Attention Libertarian Writers

by L. Neil Smith
[email protected]

Special to L. Neil Smith’s The Libertarian Enterprise

Is there a blacklist in New York and Hollywood against libertarian writers?

I address this question to all of my valued colleagues, published libertarian writers, as well as those who haven’t been able to find a publisher for works that are perfectly publishable. You all know who you are. Nor do I ask rhetorically. I’m inviting you to reply any way you wish. I want this question answered, so we can do something about it.

I’ll start.

I’ve been a novelist for 26 years. In all that time, it’s been unspeakably frustrating to me that, as far as I know, I haven’t been able to help a single new writer get published for the first time. I seem to have been utterly unable to blaze trails for the next crop of pro-freedom novelists. The jungle always closes up again, right behind me.

What’s worse, my recommendation is the kiss of death. New York publishers treat me exactly the same way I treat TV and movie critics—I listen to them and do precisely the opposite of whatever they suggest.

Is there a blacklist in New York and Hollywood against libertarian writers?

I’ve had my own problems, too. A famous publisher—my publisher at the time—once told my agent, “Neil could be a great writer if he’d just give up this libertarian nonsense”. However my philosophical convictions are the reason I started writing in the first place. Give up writing what I believe and I wouldn’t have anything left to write. In the end, I told my agent to tell my publisher that she could be a great publisher if she’d give up being Jewish—it amounted to the same demand she made of me—but he didn’t have the cojones to do it.

Most of my “inventory” has fallen out of print (this isn’t unusual for a “midlist” writer), and certain of my efforts that I know are important breakthrough works— Pallas, to name one, or Forge of the Elders — get released, seem to drop into a dark, bottomless pit, and rapidly fade into obscurity, although they’re well-written, and full of new ideas, interesting situations, and engaging characters. It was a struggle of a lifetime to get The Probability Broach back into print.

The only advice I’ve ever had from New York editors is to be less libertarian. (That’s not strictly true; I was once assigned a special editor to “help” me with love scenes in a particular book—trouble was, he was gay; and no, I wouldn’t take politicaldirection from a liberal or a conservative.) At the same time, I know authors who are dyslexics, functional illiterates, alcoholics, or very nearly dead, whose piles of script are tenderly stroked, kneaded, and currycombed by editors and editorial committees until they begin to resemble … literature.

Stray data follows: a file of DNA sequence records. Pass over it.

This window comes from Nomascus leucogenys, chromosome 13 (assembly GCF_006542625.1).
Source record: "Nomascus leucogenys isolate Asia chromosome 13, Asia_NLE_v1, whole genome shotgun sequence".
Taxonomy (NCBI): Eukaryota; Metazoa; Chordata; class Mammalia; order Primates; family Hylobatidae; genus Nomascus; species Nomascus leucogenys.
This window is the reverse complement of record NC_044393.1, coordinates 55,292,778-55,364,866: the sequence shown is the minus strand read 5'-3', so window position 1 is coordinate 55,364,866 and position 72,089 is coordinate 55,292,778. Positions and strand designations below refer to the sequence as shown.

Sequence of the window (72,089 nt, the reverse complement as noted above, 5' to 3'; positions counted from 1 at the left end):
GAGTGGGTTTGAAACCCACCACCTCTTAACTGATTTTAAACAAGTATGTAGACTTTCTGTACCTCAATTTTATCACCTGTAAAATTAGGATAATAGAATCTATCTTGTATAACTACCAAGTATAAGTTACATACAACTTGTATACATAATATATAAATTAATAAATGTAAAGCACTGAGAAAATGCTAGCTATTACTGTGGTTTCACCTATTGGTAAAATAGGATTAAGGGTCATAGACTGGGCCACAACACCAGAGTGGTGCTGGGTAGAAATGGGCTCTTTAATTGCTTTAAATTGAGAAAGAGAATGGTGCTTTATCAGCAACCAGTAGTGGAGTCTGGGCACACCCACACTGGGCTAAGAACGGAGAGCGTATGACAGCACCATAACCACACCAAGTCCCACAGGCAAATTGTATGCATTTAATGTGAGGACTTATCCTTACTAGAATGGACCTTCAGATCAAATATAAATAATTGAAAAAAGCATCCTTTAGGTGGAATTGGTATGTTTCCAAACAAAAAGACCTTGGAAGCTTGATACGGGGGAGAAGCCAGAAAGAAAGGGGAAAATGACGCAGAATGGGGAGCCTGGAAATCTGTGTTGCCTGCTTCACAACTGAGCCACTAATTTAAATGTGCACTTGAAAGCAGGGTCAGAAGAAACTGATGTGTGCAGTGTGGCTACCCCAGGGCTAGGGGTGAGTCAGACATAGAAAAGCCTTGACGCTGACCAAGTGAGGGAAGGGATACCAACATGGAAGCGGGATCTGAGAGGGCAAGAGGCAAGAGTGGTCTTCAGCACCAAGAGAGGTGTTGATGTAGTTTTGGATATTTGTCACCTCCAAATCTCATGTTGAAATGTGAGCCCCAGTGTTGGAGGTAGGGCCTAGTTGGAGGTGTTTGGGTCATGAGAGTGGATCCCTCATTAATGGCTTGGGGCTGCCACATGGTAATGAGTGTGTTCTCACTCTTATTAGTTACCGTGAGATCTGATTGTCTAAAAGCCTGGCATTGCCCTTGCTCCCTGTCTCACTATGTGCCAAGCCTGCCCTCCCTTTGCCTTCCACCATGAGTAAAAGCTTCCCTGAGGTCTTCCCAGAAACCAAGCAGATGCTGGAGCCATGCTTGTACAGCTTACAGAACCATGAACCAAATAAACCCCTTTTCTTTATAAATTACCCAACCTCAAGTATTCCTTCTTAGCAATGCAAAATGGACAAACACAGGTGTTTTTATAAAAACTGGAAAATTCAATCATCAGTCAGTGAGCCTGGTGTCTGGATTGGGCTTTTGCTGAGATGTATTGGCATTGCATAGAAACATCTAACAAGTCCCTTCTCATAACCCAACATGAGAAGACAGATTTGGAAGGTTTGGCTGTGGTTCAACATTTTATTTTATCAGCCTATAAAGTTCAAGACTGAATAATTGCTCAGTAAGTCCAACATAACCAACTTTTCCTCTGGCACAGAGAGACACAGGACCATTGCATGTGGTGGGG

You’d gasp if you knew who I’m referring to.

I’ve been sworn to secrecy.

Is there a blacklist in New York and Hollywood against libertarian writers?

Wanna know how they manufacture a bestseller? When a favored new book—by some writer with the proper credentials—is published, and the first printing is shipped out, the publisher sends hordes of gofers—steno pool girls and mailroom boys—out to every bookstore in Manhattan, pretending to be legitimate customers. They buy the new book back. The sales then get reported to whoever they get reported to—everybody knows what’s really going on but pretends not to—and voila!

Instant bestseller.

Is there a blacklist in New York and Hollywood against libertarian writers?

On the whole, I’ve fared better than other libertarian writers who either end up soft-pedaling their convictions or hiding them as best they can. I’ve written 23 books so far, one of them a nonfiction collection of essays, two of them contemporary “thrillers” I wrote with a collaborator, Aaron Zelman. As always, I have a couple of novels in the works right now, one with a collaborator, Rex May, and another nonfiction project, plus the half dozen columns I write every month.

Over the past 2.6 decades, it’s gotten harder and harder for me to sell books to New York publishers. They say my sales aren’t good. I say they don’t know how to sell my books. As the Bush-Clinton-Bush Depression has gotten deeper, they’ve been less and less inclined to try. What pains me is what I see them do for other writers. Those with “credentials”.

Is there a blacklist in New York and Hollywood against libertarian writers?

I once even had a shot at the movies. A longtime correspondent of mine was friends with my favorite writer/producer/director. With his help (and the w/r/d’s consent) I sent the guy a box of my novels that I thought were right up his alley, along with a freestanding movie “treatment”.


That was three years ago. I got to thinking afterward that this was the guy who was eviscerated over one very ideological movie he’d made and wasn’t much liked for most of his other work. He’s what I’d call a mild, conservative-leaning libertarian, but—in a climate of opinion that resisted Rush Limbaugh, a fake radical who never had a notion Ike Eisenhower wouldn’t have approved of—the expression of his mild, conservative-leaning libertarian ideas nearly destroyed his career.

He needs my ideas like a hole in his head.

I just wish he’d said something.

Which brings me back to the original question. Does New York—and we’ll throw in Hollywood— discriminate against writers who don’t have the right credentials? What exactly are the right credentials?

Is there a blacklist against libertarians?

Some of you will say yes, others will say no, and a few will write me 2000-word articles that avoid really saying much of anything. You tell me—and TLE—and then we’ll see if we can do anything about it.


Reprinted from The Libertarian Enterprise for March 24, 2003

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